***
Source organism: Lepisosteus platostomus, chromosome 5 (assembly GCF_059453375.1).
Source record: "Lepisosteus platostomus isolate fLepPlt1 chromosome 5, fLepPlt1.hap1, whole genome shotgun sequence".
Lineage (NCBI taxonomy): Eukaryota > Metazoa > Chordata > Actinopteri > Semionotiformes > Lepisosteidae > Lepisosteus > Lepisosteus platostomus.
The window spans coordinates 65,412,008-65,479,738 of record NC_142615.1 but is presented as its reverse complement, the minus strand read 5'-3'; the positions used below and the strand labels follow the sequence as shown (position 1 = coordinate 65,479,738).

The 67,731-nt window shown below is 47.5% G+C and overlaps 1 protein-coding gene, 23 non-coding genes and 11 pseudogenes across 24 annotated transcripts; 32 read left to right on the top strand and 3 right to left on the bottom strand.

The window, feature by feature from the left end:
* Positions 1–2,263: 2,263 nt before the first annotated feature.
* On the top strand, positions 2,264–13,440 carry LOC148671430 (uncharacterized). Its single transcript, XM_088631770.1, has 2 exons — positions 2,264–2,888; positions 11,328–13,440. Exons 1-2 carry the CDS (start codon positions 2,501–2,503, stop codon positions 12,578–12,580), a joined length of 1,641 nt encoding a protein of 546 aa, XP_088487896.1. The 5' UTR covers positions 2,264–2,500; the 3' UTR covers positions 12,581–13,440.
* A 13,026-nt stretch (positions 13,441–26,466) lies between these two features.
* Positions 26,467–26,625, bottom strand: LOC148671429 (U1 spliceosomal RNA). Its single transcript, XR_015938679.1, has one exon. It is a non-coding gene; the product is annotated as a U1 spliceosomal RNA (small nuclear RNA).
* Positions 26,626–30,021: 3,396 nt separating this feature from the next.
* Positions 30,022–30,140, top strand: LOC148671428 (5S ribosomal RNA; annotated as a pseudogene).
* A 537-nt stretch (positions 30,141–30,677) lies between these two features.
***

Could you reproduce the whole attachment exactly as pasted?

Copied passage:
Source organism: Lepisosteus platostomus, chromosome 5 (assembly GCF_059453375.1).
Source record: "Lepisosteus platostomus isolate fLepPlt1 chromosome 5, fLepPlt1.hap1, whole genome shotgun sequence".
Lineage (NCBI taxonomy): Eukaryota > Metazoa > Chordata > Actinopteri > Semionotiformes > Lepisosteidae > Lepisosteus > Lepisosteus platostomus.
The window spans coordinates 65,412,008-65,479,738 of record NC_142615.1 but is presented as its reverse complement, the minus strand read 5'-3'; the positions used below and the strand labels follow the sequence as shown (position 1 = coordinate 65,479,738).

The 67,731-nt window shown below is 47.5% G+C and overlaps 1 protein-coding gene, 23 non-coding genes and 11 pseudogenes across 24 annotated transcripts; 32 read left to right on the top strand and 3 right to left on the bottom strand.

The window, feature by feature from the left end:
* Positions 1–2,263: 2,263 nt before the first annotated feature.
* On the top strand, positions 2,264–13,440 carry LOC148671430 (uncharacterized). Its single transcript, XM_088631770.1, has 2 exons — positions 2,264–2,888; positions 11,328–13,440. Exons 1-2 carry the CDS (start codon positions 2,501–2,503, stop codon positions 12,578–12,580), a joined length of 1,641 nt encoding a protein of 546 aa, XP_088487896.1. The 5' UTR covers positions 2,264–2,500; the 3' UTR covers positions 12,581–13,440.
* A 13,026-nt stretch (positions 13,441–26,466) lies between these two features.
* Positions 26,467–26,625, bottom strand: LOC148671429 (U1 spliceosomal RNA). Its single transcript, XR_015938679.1, has one exon. It is a non-coding gene; the product is annotated as a U1 spliceosomal RNA (small nuclear RNA).
* Positions 26,626–30,021: 3,396 nt separating this feature from the next.
* Positions 30,022–30,140, top strand: LOC148671428 (5S ribosomal RNA; annotated as a pseudogene).
* A 537-nt stretch (positions 30,141–30,677) lies between these two features.